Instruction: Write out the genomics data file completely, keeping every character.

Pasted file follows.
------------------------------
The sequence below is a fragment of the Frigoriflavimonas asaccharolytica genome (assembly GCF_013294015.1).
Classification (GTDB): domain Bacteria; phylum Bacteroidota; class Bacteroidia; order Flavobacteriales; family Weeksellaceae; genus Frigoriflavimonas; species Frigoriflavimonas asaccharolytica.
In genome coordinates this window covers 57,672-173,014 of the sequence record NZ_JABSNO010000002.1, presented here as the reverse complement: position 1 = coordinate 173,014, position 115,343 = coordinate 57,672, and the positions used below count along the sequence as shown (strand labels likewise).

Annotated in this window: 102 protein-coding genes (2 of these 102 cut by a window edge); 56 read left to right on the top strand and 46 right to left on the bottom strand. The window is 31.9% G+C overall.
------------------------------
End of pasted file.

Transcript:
The sequence below is a fragment of the Frigoriflavimonas asaccharolytica genome (assembly GCF_013294015.1).
Classification (GTDB): domain Bacteria; phylum Bacteroidota; class Bacteroidia; order Flavobacteriales; family Weeksellaceae; genus Frigoriflavimonas; species Frigoriflavimonas asaccharolytica.
In genome coordinates this window covers 57,672-173,014 of the sequence record NZ_JABSNO010000002.1, presented here as the reverse complement: position 1 = coordinate 173,014, position 115,343 = coordinate 57,672, and the positions used below count along the sequence as shown (strand labels likewise).

Annotated in this window: 102 protein-coding genes (2 of these 102 cut by a window edge); 56 read left to right on the top strand and 46 right to left on the bottom strand. The window is 31.9% G+C overall.